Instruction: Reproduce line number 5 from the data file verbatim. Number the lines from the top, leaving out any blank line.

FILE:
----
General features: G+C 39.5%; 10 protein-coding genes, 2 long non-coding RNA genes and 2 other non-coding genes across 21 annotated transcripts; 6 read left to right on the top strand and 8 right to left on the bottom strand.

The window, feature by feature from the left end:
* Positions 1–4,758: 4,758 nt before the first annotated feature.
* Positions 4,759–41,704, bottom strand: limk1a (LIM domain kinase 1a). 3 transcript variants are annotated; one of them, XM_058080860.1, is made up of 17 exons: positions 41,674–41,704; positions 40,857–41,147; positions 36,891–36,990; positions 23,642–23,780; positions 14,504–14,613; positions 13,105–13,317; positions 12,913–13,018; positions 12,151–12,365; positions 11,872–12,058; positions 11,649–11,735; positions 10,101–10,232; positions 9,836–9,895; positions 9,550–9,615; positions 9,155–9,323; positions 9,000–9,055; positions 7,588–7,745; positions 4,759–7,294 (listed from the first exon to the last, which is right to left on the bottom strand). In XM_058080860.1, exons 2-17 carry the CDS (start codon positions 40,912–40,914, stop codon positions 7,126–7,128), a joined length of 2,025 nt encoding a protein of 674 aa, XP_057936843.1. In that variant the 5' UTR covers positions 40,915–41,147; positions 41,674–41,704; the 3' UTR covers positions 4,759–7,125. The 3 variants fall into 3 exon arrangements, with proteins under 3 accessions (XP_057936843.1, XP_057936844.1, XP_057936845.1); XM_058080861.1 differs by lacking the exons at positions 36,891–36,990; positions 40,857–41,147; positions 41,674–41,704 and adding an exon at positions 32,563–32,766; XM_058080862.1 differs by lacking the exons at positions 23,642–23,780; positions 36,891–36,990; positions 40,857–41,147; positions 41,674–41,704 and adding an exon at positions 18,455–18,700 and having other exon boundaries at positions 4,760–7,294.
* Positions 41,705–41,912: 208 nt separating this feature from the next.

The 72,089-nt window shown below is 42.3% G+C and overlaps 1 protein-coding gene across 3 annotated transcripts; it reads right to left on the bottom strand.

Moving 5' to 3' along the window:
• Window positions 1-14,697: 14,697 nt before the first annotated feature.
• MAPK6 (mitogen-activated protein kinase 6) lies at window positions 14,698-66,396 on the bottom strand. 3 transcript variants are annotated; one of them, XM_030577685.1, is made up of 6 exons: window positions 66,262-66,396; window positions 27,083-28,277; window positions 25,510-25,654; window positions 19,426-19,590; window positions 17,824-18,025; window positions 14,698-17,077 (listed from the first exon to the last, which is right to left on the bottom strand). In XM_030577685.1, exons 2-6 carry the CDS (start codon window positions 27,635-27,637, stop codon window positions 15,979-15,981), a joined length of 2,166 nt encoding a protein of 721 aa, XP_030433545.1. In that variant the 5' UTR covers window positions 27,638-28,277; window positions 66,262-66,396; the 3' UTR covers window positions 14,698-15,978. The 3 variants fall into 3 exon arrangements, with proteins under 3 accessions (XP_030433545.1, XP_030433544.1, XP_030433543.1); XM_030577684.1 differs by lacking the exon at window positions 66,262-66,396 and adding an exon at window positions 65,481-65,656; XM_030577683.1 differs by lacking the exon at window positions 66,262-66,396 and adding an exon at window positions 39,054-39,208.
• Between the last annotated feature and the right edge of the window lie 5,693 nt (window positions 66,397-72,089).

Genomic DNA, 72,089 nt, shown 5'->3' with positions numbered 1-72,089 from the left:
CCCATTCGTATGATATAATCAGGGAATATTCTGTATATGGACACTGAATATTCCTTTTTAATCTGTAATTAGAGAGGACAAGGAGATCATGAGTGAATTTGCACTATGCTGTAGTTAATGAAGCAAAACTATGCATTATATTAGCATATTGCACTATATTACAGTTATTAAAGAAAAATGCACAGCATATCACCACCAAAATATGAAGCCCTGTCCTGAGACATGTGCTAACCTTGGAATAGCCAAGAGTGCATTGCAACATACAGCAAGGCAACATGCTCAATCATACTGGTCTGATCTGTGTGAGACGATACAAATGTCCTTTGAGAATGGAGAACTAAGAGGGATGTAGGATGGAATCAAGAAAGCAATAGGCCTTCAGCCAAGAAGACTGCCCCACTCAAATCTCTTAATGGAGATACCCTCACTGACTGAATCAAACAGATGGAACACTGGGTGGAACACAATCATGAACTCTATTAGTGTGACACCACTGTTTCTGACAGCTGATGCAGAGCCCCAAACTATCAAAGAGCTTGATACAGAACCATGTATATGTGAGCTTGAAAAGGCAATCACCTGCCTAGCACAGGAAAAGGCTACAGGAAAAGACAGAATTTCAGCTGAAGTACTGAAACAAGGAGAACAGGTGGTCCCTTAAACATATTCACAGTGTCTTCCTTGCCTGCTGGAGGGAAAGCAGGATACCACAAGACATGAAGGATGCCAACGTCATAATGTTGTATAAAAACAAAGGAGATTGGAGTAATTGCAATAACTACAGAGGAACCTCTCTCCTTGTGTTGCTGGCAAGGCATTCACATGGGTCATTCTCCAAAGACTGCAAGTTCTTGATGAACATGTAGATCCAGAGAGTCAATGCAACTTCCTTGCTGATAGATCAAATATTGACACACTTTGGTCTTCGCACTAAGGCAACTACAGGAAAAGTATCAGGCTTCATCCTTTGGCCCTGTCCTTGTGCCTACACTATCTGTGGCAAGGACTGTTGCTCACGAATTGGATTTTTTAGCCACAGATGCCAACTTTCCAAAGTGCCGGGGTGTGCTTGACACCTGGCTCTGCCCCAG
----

* Positions 41,705–41,912: 208 nt separating this feature from the next.